Grading the DCU1 of 13DC is 18 weeks into its "Rebirth" era... but how is it doing? According to comic book sales charts, they are selling well... but are they good?
To answer that question, Newsarama's Best Shots Review team was tasked to look at the titles that have built a track-record so far, with at least six issues on-stands to provide the proper breadth to review the title itself. In other words - the launch titles ... or at least the twice-monthly launch titles anyway. 11 titles, to be exact.
With school just recently back in session, the Best Shots team opted to review DC's "Rebirth" era titles so far with letter grades -- including pluses and minuses.
So how did your favorite title fare? Did any titles that you missed out on get high marks? Find out.
The Flash2 of 13Though it started with one of the more emotionally affecting Rebirth one-shots, The Flash, as a whole, has lost its footing. On the art front, the title is still providing plenty of kinetic displays of super-speed thanks to penciler Carmine Di Giandomenico and colorist Ivan Plascencia, both of whom deliver splashy and vibrant displays that are well in line with Barry’s power set. Even fill-in artists Neil Googe and Felipe Watanabe acquit themselves well to Central City, giving readers both speed and emotion with well defined art styles that harken back to the pre-Rebirth era.
Where Flash stumbles, however, is with writer Josh Williamson's scripts. Though the idea of Barry training a whole legion of new, inexperienced speedsters is compelling, the metahuman murder mystery at the arc’s center and the Professor Zoom-in-everything-but-name new antagonist Godspeed leave a lot to be desired, especially after six issues of exposition and not much forward momentum. Worse still, Williamson’s Barry Allen comes across as cold and distant, a far cry from the takes we have seen before. Though he nails the jargon-filled speech of Barry’s life as a forensic scientist, there isn’t much else for readers to hold on to in terms of emotional attachment to his character.
Heavy on spectacle but light on compelling characters, The Flash pulled ahead early, but quickly lost its lead.
'Rama Rating: C-- Justin Partridge
Action Comics3 of 13When Action Comics returned to its original numbering, it returned with a Superman problem. As in, there were way too many Supermen. Dan Jurgens not only had to detail the adventures of Lex Luthor, who had taken it upon himself to wear the shield, but also the displaced Superman from another world, and the depowered Clark Kent that returned to the city seemingly to only get in everyone’s way.
Jurgens's first arc also brought back the Wolverine of the Superman mythos, Doomsday, and once again set him loose on an unsuspecting Metropolis. Things, for a bit, looked shaky. However, after focusing his scripting on the displaced Superman and his family and a well-timed and rousing-as-all-hell Wonder Woman team-up in #960, the “Path of Doom” arc headed into its home stretch with plenty of thrills and classic Superman action.
Jurgens’s Action Comics also benefited from the artistic one-two punch of Patrick Zircher and Tyler Kirkham, with fill-in artist Stephen Segovia providing a nice mixture of the two’s styles for issues #961 and 962. Zircher, Kirkham, and Segovia each brought different strengths to their respective issues, but all delivered high-flying action, expressive characters, and clear panel layouts that kept reader’s attention even with the story gathered wool. Though the start was rocky, the post-"Rebirth" Action Comics lives up to its name and continues Superman’s rehabilitation on store shelves.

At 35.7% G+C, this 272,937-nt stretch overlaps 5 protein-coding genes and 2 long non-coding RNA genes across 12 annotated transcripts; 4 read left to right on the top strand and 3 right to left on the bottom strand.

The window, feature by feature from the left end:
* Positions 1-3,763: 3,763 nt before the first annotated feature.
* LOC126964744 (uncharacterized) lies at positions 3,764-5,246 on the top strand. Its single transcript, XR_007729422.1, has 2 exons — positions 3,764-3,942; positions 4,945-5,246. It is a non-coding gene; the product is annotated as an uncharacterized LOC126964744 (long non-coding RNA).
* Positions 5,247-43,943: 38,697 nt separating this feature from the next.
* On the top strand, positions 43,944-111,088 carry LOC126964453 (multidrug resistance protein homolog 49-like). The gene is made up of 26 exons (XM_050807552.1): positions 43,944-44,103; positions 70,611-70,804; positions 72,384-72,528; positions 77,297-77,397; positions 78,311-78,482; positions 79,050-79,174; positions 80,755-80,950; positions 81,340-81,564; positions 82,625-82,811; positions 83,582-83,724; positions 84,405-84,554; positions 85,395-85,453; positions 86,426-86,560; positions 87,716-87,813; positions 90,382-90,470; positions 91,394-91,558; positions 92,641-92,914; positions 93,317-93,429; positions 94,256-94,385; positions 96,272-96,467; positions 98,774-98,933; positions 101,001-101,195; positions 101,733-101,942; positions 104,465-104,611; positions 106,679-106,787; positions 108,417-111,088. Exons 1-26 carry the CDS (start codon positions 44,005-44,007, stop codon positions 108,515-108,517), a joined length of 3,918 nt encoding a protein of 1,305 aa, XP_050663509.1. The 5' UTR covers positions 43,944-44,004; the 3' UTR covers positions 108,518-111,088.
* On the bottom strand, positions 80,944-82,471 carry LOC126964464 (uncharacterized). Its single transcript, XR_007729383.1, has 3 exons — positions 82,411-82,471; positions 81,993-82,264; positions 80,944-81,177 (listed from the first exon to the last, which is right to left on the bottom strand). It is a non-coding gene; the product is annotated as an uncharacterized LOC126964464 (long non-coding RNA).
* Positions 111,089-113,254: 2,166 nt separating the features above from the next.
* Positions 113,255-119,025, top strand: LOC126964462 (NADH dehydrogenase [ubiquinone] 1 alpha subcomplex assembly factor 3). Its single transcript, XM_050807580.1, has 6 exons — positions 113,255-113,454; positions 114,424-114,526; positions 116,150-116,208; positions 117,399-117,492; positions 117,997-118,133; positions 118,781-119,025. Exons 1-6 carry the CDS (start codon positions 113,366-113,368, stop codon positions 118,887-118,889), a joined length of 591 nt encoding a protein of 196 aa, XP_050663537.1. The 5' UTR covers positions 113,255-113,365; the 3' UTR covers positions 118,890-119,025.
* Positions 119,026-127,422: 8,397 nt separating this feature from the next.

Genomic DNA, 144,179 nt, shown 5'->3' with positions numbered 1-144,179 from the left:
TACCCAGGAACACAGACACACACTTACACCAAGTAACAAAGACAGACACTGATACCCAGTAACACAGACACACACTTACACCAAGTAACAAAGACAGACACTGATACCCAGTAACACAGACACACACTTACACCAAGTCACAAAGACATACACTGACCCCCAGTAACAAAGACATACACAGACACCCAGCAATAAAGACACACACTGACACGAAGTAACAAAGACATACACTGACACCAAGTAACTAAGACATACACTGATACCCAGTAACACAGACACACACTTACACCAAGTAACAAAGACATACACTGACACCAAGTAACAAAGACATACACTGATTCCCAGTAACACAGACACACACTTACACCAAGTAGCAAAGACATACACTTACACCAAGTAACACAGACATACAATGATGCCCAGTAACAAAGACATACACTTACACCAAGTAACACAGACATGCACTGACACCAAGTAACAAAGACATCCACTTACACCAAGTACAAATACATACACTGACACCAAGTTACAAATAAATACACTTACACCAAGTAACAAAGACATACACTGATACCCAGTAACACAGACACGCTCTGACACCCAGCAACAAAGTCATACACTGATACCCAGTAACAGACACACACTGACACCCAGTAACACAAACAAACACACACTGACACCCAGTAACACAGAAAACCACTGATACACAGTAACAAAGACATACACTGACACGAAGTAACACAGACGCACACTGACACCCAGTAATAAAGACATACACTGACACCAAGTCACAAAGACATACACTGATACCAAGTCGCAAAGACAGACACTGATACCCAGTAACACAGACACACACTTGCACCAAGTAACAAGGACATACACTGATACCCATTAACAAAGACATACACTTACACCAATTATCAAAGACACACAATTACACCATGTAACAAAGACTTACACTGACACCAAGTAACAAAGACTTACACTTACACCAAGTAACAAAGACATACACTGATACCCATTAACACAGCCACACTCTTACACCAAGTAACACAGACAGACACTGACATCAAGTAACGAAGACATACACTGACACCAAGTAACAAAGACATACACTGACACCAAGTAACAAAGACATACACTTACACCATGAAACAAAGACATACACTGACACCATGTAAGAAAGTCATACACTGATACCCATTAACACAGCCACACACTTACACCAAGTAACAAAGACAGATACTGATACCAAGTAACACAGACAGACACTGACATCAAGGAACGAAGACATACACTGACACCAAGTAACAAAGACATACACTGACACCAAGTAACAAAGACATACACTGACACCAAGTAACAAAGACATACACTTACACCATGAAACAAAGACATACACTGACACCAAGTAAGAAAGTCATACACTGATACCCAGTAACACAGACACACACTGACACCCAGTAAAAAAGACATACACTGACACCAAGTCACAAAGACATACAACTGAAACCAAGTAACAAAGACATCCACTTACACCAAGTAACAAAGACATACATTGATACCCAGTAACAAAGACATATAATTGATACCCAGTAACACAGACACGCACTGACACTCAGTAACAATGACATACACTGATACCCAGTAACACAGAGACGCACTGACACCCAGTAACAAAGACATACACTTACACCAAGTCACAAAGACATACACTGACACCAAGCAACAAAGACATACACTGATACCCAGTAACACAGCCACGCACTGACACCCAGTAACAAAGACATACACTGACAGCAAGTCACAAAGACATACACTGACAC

’Rama Rating: C+- Justin Partridge
Green Lanterns4 of 13There are team-up combinations that look great on paper, and even though they really should have worked, they miss the landing by a solid yard. Such is the case with Green Lanterns, wherein rookie GL’s Jessica Cruz and Simon Baz team up in a story that should have been “Lethal Weapon in Space,” but ended up not quite reaching the thermosphere. As the story kept rolling on, it became more and more convoluted with too much going on. Writer Sam Humphries' humor and heart are intact, but the danger never seems to come when it needs to.
When its first issue landed, it was clear that Green Lanterns showed unlimited potential to be a sleeper hit. It was entertaining and fresh and everything you would want out of an event entitled Rebirth. Along the way, though, the focus changed and while there's still the Red Lantern threat, too many subplots were thrown in, making the plot feel disoriented. Another thing hindering this book from the other GL titles is the inconsistency on the artists. The art team hasn't quite found the right flow, but current artist Jackson Herbert has flexed enough artistic muscle to keep things afloat even when the dialogue is overbearing.
There's still a great story to be found in Green Lanterns, but there's a lot of fluff to trim to get to it. Still, the end of the first arc sets up everything nicely for the next go around. Here's hoping things can improve by then.
’Rama Rating: C+- Lan Pitts
Justice League5 of 13Bryan Hitch has proven to be a talented writer as well as a masterful artist, but his collaboration with Tony Daniel hasn’t quite reached the heights that the Justice League is truly capable of.
Hitch’s previous stories with the League have been larger than life, such as the time-spanning fight against the Kryptonian god Rao, but with his opening Rebirth arc, the threats have been a bit more scattered and unfocused, particularly as he’s had to juggle the introduction of the post-Crisis Superman, as well as bringing new focus to cast members like the Green Lanterns and Cyborg. Hitch’s main highlights, surprisingly, have been Aquaman saving the day with a tense swim around the world, as well as giving some nice tension to Superman’s plight as he flies into Earth’s molten core.